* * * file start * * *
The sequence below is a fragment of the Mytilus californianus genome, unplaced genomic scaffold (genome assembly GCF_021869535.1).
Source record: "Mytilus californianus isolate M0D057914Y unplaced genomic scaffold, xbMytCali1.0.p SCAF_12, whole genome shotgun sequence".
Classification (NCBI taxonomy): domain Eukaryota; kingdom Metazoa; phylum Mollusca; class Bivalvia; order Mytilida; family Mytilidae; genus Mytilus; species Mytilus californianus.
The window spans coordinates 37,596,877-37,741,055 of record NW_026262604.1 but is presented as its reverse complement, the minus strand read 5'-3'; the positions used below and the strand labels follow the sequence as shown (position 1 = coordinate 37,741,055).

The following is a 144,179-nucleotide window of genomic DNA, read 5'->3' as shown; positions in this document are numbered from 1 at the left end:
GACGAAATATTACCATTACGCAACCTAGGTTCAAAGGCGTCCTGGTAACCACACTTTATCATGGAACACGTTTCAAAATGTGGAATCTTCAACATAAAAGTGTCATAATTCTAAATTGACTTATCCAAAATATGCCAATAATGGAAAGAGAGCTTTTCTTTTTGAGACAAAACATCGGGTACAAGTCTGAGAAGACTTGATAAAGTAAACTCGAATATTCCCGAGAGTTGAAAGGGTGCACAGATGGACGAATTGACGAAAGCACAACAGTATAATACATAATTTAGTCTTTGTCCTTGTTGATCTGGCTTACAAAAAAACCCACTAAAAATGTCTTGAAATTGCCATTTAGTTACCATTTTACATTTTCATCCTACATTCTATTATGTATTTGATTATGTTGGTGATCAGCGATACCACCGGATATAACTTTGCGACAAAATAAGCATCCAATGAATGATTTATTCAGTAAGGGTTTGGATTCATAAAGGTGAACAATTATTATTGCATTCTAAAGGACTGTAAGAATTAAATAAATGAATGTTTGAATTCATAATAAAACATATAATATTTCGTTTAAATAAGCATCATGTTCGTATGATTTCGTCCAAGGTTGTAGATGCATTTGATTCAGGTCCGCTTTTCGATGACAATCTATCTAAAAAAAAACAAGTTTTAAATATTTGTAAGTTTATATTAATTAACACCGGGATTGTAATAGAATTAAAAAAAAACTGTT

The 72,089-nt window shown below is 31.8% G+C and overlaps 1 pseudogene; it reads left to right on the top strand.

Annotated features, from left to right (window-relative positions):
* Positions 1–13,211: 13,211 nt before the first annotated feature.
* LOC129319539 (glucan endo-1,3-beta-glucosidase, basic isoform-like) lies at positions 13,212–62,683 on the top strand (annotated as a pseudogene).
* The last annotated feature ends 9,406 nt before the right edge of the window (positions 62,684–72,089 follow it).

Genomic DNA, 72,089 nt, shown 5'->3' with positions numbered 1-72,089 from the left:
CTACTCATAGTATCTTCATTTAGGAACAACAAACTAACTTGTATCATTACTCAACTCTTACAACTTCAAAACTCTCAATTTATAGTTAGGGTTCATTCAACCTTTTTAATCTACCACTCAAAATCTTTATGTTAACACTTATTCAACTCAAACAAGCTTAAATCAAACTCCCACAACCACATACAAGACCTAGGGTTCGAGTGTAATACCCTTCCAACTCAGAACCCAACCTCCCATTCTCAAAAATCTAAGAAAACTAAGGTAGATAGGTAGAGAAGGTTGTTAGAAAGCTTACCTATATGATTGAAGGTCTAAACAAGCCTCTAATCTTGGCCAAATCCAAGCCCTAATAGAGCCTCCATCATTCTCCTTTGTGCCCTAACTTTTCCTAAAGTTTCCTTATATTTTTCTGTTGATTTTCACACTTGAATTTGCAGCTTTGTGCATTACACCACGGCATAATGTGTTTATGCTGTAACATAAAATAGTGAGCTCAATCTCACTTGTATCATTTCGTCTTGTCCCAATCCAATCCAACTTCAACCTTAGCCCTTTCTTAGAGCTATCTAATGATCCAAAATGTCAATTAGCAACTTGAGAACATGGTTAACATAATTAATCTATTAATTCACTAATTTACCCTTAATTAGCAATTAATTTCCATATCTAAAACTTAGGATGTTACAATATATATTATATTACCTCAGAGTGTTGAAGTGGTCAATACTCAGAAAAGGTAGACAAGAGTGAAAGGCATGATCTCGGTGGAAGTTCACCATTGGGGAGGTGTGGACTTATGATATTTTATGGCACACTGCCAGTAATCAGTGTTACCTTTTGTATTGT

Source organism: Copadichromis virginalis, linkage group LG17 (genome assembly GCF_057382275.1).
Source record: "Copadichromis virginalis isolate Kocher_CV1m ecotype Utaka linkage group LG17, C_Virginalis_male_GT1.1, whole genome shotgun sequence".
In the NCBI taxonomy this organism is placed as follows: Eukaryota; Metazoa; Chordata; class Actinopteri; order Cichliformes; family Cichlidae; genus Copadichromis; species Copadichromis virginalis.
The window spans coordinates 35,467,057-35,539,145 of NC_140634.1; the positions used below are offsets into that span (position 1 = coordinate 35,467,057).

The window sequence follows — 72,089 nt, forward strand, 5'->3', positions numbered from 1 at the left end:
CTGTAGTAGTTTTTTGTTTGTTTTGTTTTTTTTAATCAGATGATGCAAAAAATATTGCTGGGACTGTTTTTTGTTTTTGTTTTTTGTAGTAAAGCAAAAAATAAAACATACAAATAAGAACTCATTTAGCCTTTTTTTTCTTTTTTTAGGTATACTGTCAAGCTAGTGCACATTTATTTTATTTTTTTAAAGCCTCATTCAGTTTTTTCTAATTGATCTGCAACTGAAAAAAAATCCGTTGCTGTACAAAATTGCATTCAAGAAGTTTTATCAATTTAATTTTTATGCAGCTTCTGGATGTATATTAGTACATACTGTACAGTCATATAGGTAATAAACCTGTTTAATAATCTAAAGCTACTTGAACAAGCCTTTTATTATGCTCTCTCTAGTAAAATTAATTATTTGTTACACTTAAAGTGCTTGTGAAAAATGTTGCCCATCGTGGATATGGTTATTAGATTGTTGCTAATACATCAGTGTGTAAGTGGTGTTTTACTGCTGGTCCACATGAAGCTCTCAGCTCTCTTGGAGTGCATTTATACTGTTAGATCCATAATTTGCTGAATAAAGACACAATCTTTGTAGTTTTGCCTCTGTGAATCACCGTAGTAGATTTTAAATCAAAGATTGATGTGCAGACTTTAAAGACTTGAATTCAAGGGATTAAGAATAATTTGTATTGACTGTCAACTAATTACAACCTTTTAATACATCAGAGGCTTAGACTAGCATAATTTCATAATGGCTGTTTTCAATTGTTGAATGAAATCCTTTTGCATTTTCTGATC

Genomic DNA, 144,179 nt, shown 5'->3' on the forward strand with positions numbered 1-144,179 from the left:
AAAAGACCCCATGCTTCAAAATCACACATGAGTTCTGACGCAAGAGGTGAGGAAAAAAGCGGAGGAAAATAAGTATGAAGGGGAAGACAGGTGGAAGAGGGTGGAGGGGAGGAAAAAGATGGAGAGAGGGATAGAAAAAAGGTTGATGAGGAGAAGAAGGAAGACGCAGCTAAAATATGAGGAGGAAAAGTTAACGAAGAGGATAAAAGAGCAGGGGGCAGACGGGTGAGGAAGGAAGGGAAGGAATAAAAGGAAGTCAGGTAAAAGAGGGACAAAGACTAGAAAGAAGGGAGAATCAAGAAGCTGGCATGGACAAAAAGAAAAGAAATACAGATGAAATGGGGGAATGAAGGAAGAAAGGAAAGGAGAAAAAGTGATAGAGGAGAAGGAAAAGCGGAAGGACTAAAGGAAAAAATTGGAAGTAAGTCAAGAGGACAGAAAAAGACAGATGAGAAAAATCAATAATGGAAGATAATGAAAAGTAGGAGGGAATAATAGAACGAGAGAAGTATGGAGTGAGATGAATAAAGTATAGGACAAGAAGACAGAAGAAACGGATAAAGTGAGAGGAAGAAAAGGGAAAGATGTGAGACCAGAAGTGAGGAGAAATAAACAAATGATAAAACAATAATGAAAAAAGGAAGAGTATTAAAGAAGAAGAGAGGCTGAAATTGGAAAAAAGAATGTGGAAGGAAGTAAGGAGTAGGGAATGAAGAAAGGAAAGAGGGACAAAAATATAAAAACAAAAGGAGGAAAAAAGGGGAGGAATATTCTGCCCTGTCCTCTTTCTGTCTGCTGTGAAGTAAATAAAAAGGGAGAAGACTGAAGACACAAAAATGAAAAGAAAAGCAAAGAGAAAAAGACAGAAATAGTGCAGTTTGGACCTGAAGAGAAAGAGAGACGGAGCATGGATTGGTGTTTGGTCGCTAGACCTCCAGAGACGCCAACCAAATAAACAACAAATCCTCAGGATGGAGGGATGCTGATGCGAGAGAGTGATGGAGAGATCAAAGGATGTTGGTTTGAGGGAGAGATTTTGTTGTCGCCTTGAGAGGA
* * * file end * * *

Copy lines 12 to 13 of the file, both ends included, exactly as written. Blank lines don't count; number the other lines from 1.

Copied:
Genomic DNA, 72,089 nt, shown 5'->3' with positions numbered 1-72,089 from the left:
CTACTCATAGTATCTTCATTTAGGAACAACAAACTAACTTGTATCATTACTCAACTCTTACAACTTCAAAACTCTCAATTTATAGTTAGGGTTCATTCAACCTTTTTAATCTACCACTCAAAATCTTTATGTTAACACTTATTCAACTCAAACAAGCTTAAATCAAACTCCCACAACCACATACAAGACCTAGGGTTCGAGTGTAATACCCTTCCAACTCAGAACCCAACCTCCCATTCTCAAAAATCTAAGAAAACTAAGGTAGATAGGTAGAGAAGGTTGTTAGAAAGCTTACCTATATGATTGAAGGTCTAAACAAGCCTCTAATCTTGGCCAAATCCAAGCCCTAATAGAGCCTCCATCATTCTCCTTTGTGCCCTAACTTTTCCTAAAGTTTCCTTATATTTTTCTGTTGATTTTCACACTTGAATTTGCAGCTTTGTGCATTACACCACGGCATAATGTGTTTATGCTGTAACATAAAATAGTGAGCTCAATCTCACTTGTATCATTTCGTCTTGTCCCAATCCAATCCAACTTCAACCTTAGCCCTTTCTTAGAGCTATCTAATGATCCAAAATGTCAATTAGCAACTTGAGAACATGGTTAACATAATTAATCTATTAATTCACTAATTTACCCTTAATTAGCAATTAATTTCCATATCTAAAACTTAGGATGTTACAATATATATTATATTACCTCAGAGTGTTGAAGTGGTCAATACTCAGAAAAGGTAGACAAGAGTGAAAGGCATGATCTCGGTGGAAGTTCACCATTGGGGAGGTGTGGACTTATGATATTTTATGGCACACTGCCAGTAATCAGTGTTACCTTTTGTATTGT